Unfortunately for the traditionalists, none of these attempts to bracket epigenetic inheritance look credible. It is now known to be widespread in nature, with more and more examples appearing every day. It affects functionally important features such as fruit size, flowering time and root growth in plants – and while only a fraction of epigenetic variants are adaptive, that’s no less true of genetic variation, so it’s hardly grounds for dismissal. In some systems where rates of epigenetic change have been measured carefully, such as the plant Arabidopsis thaliana, the pace has been found to be low enough to be selected and lead to cumulative evolution. Mathematical models have shown that systems with epigenetic inheritance evolve differently from those solely reliant on genetic inheritance – for instance, selection on epigenetic marks can cause changes in gene frequencies. There’s no longer any doubt that epigenetic inheritance pushes us to think about evolution in a different way.
Epigenetics is only part of the story. Through culture and society, all of us inherit knowledge and skills acquired by our parents. Evolutionary biologists have accepted this for at least a century, but until recently it was considered to be restricted to humans. That’s no longer tenable: creatures across the animal kingdom learn socially about diet, feeding techniques, predator avoidance, communication, migration, and mate and breeding-site choices. Hundreds of experimental studies have demonstrated social learning in mammals, birds, fish and insects.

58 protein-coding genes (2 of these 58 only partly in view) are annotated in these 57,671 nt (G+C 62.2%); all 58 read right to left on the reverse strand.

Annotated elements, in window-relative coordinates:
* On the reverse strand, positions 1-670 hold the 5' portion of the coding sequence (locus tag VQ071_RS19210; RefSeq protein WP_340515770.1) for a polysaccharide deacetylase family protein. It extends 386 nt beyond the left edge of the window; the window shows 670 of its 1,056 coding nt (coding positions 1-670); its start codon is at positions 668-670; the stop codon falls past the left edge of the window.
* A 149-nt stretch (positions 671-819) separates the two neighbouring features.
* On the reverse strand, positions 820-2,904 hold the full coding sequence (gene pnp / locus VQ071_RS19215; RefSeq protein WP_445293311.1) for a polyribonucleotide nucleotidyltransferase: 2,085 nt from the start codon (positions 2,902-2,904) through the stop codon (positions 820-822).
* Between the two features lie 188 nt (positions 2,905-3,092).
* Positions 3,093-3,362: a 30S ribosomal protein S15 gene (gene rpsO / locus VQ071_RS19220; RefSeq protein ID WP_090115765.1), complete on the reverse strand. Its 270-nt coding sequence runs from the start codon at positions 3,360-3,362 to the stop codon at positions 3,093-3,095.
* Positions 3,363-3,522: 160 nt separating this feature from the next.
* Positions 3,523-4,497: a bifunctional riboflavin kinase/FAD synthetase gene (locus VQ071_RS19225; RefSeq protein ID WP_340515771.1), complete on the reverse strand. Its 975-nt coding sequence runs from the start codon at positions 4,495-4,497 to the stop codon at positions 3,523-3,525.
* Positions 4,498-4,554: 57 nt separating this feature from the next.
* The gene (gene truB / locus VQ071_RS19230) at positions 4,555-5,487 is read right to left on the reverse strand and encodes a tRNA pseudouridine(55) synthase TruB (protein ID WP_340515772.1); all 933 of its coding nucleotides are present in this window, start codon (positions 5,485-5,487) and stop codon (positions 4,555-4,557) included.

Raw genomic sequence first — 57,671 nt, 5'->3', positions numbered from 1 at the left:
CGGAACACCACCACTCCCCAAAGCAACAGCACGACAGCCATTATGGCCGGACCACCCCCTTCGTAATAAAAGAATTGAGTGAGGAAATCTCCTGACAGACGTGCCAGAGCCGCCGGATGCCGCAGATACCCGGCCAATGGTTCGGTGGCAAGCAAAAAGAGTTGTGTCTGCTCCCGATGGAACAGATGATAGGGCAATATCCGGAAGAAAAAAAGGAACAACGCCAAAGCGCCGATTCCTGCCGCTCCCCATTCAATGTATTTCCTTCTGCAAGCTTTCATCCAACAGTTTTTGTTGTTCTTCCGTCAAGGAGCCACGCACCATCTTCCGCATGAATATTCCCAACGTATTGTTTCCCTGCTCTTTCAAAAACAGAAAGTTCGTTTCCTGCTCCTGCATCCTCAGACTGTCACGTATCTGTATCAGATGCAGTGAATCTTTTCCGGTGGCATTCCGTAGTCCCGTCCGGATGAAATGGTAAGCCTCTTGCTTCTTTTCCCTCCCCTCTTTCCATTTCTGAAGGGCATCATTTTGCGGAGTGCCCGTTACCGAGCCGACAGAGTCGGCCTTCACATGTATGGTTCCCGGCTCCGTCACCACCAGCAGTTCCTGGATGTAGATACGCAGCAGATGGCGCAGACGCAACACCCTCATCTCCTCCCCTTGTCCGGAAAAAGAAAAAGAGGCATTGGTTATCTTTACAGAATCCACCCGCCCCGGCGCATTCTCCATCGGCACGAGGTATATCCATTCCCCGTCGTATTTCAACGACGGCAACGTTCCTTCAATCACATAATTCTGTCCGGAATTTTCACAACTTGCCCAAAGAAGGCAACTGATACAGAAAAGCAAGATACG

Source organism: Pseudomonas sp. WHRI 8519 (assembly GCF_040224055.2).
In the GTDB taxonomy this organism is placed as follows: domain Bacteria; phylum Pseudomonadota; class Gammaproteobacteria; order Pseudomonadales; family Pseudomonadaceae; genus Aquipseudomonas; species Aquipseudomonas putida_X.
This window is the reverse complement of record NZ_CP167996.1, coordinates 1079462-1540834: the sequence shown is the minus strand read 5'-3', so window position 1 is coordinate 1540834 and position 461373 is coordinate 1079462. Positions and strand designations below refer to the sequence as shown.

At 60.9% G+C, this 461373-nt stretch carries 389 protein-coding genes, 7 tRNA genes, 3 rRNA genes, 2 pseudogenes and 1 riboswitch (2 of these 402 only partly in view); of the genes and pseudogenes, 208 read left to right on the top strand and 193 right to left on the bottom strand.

In a single mating season, ‘fads’ can develop in the qualities that individuals find attractive in their partners
Among the most compelling data are studies that cross-fostered great tits and blue tits. When raised by the other species, these birds shifted numerous aspects of their behaviour towards the behaviour of their foster parent (including the height in trees at which they foraged, their choice of prey, foraging method, calls and songs, and even their choice of mate). Everyone had assumed that the behavioural differences between these two species were genetic, but it turns out that many are cultural traditions.
Animal cultures can be sustained for surprisingly long periods. Archaeological remains show that chimpanzees have used stone tools to crack open nuts for at least 4,300 years. However, as for epigenetic inheritance, it would be a mistake to assume that animal culture must exhibit gene-like stability to be evolutionarily important. In the course of a single mating season, ‘fads’ can develop in the qualities that individuals find attractive in their partners; the process has been experimentally demonstrated in fruit flies, fish, birds and mammals, and mathematical models show that such ‘mate-choice copying’ can strongly affect sexual selection.